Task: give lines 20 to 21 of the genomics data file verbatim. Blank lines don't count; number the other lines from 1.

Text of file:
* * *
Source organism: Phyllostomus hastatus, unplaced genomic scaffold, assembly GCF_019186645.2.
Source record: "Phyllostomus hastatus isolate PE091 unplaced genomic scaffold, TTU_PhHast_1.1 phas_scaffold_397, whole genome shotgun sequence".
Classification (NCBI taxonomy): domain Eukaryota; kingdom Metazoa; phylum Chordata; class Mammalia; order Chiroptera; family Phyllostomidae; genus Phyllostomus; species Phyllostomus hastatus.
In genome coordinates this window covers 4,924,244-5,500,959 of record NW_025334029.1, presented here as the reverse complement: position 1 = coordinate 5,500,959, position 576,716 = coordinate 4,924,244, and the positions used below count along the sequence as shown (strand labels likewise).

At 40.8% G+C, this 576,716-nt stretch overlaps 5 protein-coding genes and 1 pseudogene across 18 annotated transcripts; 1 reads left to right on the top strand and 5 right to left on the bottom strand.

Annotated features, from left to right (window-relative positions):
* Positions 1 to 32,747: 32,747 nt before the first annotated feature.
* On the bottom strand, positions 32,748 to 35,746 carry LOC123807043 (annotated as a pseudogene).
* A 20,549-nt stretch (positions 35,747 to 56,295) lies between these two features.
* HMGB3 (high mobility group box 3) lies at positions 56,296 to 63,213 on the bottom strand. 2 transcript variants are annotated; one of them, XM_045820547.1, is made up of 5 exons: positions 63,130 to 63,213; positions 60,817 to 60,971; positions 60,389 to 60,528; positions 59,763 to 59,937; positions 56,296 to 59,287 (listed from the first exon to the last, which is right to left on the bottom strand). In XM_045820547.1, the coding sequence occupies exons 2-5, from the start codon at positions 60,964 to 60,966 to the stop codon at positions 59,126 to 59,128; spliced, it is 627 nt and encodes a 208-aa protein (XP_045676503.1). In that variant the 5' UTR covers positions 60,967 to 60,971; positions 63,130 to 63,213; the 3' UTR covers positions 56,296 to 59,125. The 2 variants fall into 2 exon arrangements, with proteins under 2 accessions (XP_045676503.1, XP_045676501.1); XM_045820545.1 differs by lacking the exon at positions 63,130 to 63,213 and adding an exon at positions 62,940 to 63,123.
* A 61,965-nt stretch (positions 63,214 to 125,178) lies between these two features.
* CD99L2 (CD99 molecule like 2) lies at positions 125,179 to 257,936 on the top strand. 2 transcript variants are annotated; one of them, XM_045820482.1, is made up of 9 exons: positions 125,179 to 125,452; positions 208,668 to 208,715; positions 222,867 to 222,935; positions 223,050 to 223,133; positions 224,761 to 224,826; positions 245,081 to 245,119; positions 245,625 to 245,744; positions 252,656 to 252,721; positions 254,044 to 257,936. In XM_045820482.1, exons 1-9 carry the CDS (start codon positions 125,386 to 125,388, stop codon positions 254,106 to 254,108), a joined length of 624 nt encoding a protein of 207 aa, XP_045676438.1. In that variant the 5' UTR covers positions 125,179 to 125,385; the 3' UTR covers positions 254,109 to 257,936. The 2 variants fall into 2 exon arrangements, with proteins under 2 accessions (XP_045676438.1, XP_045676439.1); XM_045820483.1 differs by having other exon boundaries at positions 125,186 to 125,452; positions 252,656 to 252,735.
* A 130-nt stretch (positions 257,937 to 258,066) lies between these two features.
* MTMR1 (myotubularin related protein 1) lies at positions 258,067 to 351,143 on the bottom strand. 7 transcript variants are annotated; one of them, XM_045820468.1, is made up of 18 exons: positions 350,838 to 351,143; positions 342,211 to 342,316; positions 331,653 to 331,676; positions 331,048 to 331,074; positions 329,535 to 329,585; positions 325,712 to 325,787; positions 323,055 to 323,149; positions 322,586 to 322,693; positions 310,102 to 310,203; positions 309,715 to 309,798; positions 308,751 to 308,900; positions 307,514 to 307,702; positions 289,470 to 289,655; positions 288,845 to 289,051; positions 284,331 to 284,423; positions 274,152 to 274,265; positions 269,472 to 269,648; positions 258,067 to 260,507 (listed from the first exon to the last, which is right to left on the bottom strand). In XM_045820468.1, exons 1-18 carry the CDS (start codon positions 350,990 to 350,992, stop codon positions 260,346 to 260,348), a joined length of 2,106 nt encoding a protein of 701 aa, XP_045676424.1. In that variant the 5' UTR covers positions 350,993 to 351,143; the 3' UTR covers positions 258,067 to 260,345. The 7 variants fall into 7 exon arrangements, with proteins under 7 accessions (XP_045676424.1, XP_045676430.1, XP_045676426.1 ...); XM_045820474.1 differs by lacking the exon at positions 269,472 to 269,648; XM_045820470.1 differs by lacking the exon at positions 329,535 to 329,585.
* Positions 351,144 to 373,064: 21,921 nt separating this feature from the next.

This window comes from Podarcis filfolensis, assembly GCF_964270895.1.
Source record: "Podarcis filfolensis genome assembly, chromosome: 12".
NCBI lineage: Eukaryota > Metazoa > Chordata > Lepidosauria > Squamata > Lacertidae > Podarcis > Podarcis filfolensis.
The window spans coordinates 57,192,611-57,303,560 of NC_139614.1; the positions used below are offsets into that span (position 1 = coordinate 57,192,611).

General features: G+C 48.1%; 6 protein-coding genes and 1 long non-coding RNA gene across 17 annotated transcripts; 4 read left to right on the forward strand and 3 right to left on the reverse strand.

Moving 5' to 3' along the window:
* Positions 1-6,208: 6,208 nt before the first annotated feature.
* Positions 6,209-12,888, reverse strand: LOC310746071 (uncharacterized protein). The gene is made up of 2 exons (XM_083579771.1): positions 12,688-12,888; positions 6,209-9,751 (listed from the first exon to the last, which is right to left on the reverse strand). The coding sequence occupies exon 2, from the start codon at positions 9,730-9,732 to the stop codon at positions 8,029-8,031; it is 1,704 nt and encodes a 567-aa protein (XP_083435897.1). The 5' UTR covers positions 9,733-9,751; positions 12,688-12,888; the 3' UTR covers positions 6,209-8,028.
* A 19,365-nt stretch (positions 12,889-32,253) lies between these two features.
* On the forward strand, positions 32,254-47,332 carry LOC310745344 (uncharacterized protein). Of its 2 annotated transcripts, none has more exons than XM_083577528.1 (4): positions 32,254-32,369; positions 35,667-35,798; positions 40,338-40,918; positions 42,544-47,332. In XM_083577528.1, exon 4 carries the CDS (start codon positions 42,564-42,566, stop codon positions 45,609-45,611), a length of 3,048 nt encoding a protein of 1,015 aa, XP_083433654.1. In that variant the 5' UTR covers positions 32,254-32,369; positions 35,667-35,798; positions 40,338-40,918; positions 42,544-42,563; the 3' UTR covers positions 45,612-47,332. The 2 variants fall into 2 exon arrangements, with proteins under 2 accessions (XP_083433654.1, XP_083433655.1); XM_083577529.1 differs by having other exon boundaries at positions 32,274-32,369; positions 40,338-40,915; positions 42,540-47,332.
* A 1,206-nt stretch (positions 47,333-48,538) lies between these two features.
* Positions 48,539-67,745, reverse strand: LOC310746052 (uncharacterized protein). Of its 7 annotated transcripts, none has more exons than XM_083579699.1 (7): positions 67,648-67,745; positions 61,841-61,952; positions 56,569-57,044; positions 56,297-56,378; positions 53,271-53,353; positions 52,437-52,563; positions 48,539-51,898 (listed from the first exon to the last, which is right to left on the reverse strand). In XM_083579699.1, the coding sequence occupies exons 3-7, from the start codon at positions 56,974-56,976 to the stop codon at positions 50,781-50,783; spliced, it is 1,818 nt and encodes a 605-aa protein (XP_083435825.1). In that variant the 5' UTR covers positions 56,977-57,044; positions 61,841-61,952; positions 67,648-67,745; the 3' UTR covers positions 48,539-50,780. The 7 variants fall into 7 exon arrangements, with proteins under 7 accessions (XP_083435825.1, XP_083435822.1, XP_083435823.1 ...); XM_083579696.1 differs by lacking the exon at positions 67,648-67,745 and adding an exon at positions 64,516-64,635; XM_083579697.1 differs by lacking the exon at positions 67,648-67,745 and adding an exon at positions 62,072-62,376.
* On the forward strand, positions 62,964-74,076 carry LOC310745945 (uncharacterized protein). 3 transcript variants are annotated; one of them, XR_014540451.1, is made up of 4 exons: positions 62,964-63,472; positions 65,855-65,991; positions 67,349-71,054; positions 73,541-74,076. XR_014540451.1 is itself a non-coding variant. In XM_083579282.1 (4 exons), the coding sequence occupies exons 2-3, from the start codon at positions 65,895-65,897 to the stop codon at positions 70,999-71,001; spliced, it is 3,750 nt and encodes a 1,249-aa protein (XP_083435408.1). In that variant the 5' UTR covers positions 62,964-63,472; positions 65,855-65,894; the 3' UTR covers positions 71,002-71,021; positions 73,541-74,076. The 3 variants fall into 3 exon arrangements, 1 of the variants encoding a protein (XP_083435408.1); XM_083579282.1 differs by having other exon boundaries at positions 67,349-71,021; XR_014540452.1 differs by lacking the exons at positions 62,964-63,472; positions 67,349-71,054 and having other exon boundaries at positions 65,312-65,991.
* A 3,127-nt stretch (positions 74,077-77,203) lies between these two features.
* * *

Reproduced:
General features: G+C 48.1%; 6 protein-coding genes and 1 long non-coding RNA gene across 17 annotated transcripts; 4 read left to right on the forward strand and 3 right to left on the reverse strand.

Moving 5' to 3' along the window: